Council tax is rising across all North East authorities due to cost of living crisis

Jeremy Hunt has allowed councils to increase the tax by more than usual as councils struggle under financial pressure.

Council tax bills will increase across the North East from 1 April with hikes up to 4.99% proposed.

It comes after Chancellor of the Exchequer Jeremy Hunt’s decision to raise the amount councils can charge in the Autumn Statement.

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The increased bills will add further pressure and financial insecurity to households struggling against the cost of living crisis.

Glen Sanderson, Council Leader of Northumberland County Council, said: “Throughout this budget setting process we’ve been acutely aware that many people are still facing financial issues due to the cost of living and rising inflation.

“Like all local authorities we are operating in a period of global financial uncertainty. We know there is pressure on households and we have done everything we can to reflect on that and mitigate where we can.”

Gateshead Council, Newcastle City Council, North Tyneside Council, South Tyneside Council and Northumberland County Council all have proposed increases of between four and five per cent.

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Newcastle City Council expects to raise it to 3.99%. Cllr Nick Kemp, Leader of Newcastle City Council, said: “We are concious of the challenges everyone is facing right now so we have decided not to raise it to the level expected by government.”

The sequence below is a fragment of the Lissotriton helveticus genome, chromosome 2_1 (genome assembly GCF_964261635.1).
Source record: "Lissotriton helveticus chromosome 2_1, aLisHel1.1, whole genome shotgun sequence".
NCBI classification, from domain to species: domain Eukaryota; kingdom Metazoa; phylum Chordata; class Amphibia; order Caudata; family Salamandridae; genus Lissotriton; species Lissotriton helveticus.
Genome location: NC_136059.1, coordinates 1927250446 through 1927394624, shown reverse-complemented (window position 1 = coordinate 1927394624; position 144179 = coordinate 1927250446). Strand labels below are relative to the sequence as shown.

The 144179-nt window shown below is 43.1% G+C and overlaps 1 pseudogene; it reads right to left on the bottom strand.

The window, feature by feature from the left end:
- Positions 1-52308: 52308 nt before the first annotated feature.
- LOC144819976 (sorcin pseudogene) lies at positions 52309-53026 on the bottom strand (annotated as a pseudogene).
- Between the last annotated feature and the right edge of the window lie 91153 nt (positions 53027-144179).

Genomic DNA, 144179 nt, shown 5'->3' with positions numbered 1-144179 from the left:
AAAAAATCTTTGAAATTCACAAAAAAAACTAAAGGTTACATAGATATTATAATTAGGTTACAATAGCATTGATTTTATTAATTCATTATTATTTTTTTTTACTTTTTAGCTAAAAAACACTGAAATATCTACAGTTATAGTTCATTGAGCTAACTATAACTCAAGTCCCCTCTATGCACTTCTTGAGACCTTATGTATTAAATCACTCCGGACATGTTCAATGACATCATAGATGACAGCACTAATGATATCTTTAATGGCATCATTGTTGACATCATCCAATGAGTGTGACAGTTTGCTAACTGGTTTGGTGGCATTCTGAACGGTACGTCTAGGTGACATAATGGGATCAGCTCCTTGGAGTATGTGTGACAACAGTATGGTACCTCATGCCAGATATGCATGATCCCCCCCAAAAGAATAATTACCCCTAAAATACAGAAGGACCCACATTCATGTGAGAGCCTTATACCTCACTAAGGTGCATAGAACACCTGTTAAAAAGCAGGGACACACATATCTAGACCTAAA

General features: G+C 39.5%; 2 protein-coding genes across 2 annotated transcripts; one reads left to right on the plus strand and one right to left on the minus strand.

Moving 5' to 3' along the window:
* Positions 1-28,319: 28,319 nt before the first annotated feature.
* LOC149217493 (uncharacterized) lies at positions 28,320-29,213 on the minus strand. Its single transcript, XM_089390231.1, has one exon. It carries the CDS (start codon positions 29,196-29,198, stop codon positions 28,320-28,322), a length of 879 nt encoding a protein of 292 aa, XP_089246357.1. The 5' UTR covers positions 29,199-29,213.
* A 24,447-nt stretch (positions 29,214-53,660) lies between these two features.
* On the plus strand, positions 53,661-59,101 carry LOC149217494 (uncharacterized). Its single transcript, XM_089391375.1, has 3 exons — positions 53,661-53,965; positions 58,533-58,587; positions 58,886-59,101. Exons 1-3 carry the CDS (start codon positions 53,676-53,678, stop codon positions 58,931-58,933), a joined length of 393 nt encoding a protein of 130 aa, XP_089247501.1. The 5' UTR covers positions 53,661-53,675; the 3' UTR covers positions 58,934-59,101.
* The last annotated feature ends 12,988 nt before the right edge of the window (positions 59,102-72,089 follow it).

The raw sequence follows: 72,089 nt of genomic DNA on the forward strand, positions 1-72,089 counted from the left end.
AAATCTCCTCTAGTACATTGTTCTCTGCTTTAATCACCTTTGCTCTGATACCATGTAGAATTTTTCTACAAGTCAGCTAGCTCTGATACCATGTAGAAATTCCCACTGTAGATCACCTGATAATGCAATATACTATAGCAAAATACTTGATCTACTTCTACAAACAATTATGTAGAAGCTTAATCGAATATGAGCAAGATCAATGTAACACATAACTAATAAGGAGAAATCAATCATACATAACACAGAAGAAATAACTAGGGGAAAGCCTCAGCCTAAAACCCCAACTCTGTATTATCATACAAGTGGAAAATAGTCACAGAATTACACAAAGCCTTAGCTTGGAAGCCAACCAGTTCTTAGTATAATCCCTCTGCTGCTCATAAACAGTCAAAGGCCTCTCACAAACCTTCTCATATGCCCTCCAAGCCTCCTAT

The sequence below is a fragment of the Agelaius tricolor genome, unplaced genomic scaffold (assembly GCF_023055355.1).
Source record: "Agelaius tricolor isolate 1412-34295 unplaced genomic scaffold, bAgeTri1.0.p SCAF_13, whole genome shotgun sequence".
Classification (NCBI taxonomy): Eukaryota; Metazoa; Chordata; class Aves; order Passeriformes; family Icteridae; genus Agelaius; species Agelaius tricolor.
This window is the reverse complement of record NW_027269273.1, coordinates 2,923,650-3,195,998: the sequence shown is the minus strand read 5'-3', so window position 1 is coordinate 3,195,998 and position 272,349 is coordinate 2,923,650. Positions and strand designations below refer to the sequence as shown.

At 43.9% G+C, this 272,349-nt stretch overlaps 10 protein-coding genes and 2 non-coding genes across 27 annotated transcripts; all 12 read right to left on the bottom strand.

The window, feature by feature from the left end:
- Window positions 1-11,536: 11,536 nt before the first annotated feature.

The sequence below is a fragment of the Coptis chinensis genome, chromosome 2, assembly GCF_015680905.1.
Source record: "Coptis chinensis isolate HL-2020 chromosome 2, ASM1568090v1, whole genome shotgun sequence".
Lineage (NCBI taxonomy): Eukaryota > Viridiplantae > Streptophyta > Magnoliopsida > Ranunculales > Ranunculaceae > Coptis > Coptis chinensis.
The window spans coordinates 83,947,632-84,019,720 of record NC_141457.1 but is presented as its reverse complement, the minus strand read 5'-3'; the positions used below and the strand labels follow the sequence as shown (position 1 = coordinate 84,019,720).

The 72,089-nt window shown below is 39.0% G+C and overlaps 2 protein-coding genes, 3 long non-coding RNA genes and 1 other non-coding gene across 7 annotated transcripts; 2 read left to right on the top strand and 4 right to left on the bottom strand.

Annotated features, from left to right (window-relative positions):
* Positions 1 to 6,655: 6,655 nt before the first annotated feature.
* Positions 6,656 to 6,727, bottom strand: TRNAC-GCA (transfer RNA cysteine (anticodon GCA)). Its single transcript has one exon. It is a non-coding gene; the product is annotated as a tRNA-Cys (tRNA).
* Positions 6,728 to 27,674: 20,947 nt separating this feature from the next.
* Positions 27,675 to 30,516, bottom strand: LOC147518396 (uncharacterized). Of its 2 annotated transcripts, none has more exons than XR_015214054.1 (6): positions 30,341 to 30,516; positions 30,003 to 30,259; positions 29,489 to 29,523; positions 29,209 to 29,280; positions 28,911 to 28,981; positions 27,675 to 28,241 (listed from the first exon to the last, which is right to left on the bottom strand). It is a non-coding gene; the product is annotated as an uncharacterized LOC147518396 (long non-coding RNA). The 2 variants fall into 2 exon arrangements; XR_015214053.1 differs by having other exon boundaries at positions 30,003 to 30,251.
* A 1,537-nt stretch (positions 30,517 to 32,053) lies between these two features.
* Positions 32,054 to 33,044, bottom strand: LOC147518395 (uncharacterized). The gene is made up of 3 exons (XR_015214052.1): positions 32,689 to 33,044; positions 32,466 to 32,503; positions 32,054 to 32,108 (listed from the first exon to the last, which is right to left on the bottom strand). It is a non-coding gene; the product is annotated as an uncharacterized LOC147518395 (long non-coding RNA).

The council tax hikes will be confirmed after full council meetings at the end of February.

Why is council tax rising?

Before the Autumn Statement, councils had to hold a referendum if they wanted to raise council tax by more than 2%. Those with extra social care responsibilities could increase council tax by up to 3%.

Inflation is expected to add £1.5bn to the budgets of 40 county and rural councils in 2023/24 according to the County Council’s Network.

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And with councils facing excess funding pressures and deficits, without tax increases many would be left unable to fund necessary services like the police and fire services and Adult Social Care.

South Tyneside Council’s funding from Central Government has been cut by 52% since 2010, whilst Newcastle City Council has to save £62.9 million over the next three years in order to balance their books.

In their proposals, every North East council states they remain committed to helping low-income households through council tax support.

What does this mean?

The average Band D household will see their bills rise by £99 a year if they face a 4.99% council tax increase, whilst Band As will increase by around £57.

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Council tax rates differ according to your area and the type of house you live in. You can check how much you currently pay by putting your address into this Government website.

Cllr Sam Corcoran, Labour Vice-Chairman of the County Councils Network, said: “With councils facing multi-million funding deficits next year, the alternative to council tax rises would be drastic cuts to frontline services at a time when people at the sharp end of the cost of living crisis need us to be there for them.

“With the financial situations for councils looking extremely tough for the next few years, we will be calling on the Chancellor for further help in the March Budget.”

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